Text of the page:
Is there any ritual more Italian than aperitivo? Florentines adore nothing more than an early evening spent with friends around big goblets of red wine or fiery Aperol spritz, picking at piles of olives or hot pans of pane con pomodoro flecked with garlic. Only steps away from the lively Piazza Santo Spirito, cosy Il Santino serves top-quality wines accompanied by cured meat and crostini bubbling with crumbled sausage and melted pecorino.
This is the second and largest branch of Ditta Artigianale’s Scandi-style coffee roaster and gin bar, set over two floors in a 1950s building just around the corner from the Ponte Vecchio. Here you’ll find Danish furniture, geometric wallpaper, solid wood panelling, a steely spiral staircase and artistic light fixtures. But of course the real reason to go is the coffee, which is as close to perfect as it gets.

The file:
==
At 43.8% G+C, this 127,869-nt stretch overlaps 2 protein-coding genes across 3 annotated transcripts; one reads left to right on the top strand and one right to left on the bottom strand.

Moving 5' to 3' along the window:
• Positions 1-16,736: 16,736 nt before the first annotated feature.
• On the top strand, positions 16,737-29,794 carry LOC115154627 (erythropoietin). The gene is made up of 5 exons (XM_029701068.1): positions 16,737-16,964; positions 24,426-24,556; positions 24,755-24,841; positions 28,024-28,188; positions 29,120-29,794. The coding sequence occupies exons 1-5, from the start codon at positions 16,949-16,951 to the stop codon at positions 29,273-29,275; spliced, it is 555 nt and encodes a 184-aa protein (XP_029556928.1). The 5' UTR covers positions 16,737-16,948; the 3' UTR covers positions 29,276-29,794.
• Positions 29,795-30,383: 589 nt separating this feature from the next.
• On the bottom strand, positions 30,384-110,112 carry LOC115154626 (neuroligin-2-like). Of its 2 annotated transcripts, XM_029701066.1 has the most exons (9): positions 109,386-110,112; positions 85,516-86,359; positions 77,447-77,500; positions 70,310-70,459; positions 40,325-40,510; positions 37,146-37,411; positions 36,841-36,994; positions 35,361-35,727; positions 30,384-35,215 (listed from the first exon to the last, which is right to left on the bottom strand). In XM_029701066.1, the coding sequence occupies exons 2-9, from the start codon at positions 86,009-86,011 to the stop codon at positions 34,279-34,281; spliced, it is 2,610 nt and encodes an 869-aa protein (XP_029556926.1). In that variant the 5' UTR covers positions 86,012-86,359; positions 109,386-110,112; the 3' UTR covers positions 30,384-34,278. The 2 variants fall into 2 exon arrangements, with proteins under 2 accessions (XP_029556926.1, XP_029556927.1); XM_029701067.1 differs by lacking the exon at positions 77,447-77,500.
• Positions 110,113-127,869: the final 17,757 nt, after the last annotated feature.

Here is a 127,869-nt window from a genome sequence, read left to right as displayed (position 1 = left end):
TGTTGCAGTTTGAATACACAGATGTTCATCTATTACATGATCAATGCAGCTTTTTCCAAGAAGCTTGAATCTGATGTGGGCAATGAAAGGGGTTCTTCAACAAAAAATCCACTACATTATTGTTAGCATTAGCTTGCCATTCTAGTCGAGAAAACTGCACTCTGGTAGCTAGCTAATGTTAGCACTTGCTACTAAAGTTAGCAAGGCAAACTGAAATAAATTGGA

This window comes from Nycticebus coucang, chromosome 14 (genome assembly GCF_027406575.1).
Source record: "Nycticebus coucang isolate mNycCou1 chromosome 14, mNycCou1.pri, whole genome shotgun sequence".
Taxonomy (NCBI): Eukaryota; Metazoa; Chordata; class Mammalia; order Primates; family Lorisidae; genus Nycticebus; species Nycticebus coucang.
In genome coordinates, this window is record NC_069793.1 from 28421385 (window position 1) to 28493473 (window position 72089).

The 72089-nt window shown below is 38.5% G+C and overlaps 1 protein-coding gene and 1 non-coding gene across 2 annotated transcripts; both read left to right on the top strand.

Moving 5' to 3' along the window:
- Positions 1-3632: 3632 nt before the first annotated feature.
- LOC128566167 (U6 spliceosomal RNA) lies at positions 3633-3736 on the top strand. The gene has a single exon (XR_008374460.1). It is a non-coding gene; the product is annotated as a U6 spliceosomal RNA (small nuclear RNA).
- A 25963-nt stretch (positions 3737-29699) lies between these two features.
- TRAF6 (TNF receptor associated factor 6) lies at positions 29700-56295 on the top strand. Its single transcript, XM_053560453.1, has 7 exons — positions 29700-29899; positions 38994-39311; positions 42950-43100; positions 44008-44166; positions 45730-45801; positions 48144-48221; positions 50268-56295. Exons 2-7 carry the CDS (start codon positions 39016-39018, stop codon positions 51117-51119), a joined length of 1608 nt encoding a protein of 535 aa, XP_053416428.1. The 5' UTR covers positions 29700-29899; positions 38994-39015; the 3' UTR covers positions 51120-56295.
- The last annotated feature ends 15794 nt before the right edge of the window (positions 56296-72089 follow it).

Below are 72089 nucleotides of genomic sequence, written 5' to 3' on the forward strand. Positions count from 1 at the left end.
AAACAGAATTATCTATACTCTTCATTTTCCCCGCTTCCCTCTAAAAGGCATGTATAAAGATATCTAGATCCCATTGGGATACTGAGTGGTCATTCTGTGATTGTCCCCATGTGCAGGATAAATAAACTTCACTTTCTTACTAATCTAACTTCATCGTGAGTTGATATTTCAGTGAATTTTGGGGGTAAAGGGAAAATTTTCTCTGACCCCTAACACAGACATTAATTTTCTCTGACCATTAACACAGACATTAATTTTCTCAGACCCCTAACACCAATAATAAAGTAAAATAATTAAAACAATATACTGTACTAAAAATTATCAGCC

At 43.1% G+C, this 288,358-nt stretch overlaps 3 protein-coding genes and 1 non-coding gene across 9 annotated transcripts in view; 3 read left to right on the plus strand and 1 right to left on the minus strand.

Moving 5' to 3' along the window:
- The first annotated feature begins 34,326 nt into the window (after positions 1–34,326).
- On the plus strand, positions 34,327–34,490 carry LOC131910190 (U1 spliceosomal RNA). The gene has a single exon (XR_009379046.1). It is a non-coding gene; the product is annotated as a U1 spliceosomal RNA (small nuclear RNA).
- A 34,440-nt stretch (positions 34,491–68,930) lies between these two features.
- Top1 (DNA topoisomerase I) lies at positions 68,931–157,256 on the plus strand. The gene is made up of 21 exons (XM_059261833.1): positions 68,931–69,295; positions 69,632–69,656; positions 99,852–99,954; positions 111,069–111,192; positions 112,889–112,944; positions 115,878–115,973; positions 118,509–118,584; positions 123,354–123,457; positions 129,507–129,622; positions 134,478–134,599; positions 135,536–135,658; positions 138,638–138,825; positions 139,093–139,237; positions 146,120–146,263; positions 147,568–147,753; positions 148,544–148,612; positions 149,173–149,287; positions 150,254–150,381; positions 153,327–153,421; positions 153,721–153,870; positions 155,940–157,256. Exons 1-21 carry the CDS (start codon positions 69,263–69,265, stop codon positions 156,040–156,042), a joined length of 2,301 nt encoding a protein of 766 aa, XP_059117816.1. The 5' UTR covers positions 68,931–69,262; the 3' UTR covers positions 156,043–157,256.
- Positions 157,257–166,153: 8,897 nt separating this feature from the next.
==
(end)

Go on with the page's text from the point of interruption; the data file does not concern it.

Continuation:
In the folds of Florence’s leather market, you will find this tiny bar filled with locals who come to sip wine from around 10AM. Along with a wine list that reads like a map of the region, Casa del Vino serves little plates to accompany each glass – expect silvery anchovies, truffle crostini, pickled artichokes and strings of milky stracciatella di bufala cheese, served with a trickle of olive oil and a sprinkling of salt.
You know how you have that one incredible friend who knows their city inside out? Yeah, that’s us. We take the world’s most dynamic destinations, hand-pick the best parts and give them to you in one place. This is the kind of guide that you don’t need to run by a local. Eat your heart out, shop ‘til you drop, drink like a fish, dance your socks off, sleep – then repeat.